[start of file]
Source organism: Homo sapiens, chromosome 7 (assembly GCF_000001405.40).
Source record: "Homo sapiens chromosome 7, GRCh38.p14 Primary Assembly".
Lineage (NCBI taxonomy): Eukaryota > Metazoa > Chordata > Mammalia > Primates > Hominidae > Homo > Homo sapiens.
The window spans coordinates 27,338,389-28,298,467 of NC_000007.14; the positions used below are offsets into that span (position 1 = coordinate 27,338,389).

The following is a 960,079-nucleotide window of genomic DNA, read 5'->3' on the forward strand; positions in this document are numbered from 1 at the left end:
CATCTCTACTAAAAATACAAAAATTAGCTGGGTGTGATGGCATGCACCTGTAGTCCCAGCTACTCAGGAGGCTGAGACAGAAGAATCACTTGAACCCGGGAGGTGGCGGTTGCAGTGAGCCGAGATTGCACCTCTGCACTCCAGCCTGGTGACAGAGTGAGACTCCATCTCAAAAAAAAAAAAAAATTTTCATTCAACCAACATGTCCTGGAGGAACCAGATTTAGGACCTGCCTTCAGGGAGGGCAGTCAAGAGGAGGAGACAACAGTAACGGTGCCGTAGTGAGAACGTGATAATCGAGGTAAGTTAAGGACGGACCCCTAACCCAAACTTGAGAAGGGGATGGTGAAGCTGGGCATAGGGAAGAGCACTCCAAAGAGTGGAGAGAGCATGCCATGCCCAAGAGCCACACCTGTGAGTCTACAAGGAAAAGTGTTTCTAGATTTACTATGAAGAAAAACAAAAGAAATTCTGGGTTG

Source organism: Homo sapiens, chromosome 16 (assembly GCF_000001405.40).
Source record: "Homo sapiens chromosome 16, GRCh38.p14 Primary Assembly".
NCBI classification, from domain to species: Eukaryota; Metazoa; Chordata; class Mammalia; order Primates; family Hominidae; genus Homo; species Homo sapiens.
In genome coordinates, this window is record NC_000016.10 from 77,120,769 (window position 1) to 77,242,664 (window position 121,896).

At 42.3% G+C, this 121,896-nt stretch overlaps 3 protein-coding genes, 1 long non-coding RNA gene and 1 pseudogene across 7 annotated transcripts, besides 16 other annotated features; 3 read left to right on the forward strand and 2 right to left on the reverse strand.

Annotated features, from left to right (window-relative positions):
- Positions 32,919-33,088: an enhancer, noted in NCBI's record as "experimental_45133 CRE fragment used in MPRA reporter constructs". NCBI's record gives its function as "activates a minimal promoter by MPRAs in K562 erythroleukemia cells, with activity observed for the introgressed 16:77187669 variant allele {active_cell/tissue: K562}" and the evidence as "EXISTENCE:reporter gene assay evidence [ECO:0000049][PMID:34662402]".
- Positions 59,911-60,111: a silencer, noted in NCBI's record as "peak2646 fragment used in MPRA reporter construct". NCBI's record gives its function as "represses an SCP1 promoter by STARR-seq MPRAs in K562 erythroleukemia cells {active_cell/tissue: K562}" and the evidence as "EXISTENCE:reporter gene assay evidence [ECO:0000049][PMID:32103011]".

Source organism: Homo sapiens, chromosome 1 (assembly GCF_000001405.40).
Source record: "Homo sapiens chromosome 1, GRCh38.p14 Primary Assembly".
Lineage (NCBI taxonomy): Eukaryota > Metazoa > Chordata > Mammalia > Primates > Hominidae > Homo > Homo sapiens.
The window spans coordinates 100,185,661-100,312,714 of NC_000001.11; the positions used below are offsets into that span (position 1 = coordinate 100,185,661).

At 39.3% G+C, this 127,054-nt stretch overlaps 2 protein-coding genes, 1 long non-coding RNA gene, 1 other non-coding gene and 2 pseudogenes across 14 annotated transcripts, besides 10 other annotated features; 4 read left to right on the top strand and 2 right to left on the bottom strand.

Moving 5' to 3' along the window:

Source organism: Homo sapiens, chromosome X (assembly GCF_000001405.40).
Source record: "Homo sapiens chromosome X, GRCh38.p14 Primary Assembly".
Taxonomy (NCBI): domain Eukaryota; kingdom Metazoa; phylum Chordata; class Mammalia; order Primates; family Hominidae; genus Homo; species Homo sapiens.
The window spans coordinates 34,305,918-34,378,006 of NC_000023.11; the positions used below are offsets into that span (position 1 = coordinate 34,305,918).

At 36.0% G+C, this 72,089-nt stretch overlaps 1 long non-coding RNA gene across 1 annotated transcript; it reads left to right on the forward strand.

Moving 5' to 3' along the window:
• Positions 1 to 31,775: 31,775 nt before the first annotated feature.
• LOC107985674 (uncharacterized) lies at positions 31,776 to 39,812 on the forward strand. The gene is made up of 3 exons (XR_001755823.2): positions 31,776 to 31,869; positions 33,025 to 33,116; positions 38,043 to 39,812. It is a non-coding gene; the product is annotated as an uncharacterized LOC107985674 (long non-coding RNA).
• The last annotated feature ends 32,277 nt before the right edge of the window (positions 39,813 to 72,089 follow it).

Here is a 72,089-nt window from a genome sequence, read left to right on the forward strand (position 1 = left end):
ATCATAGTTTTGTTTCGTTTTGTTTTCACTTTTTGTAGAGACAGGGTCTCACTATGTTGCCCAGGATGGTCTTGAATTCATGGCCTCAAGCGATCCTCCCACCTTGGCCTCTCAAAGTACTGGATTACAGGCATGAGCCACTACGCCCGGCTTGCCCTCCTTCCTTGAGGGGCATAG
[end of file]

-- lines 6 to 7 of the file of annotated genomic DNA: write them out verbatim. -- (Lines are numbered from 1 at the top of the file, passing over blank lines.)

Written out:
CATCTCTACTAAAAATACAAAAATTAGCTGGGTGTGATGGCATGCACCTGTAGTCCCAGCTACTCAGGAGGCTGAGACAGAAGAATCACTTGAACCCGGGAGGTGGCGGTTGCAGTGAGCCGAGATTGCACCTCTGCACTCCAGCCTGGTGACAGAGTGAGACTCCATCTCAAAAAAAAAAAAAAATTTTCATTCAACCAACATGTCCTGGAGGAACCAGATTTAGGACCTGCCTTCAGGGAGGGCAGTCAAGAGGAGGAGACAACAGTAACGGTGCCGTAGTGAGAACGTGATAATCGAGGTAAGTTAAGGACGGACCCCTAACCCAAACTTGAGAAGGGGATGGTGAAGCTGGGCATAGGGAAGAGCACTCCAAAGAGTGGAGAGAGCATGCCATGCCCAAGAGCCACACCTGTGAGTCTACAAGGAAAAGTGTTTCTAGATTTACTATGAAGAAAAACAAAAGAAATTCTGGGTTG

Source organism: Homo sapiens, chromosome 16 (assembly GCF_000001405.40).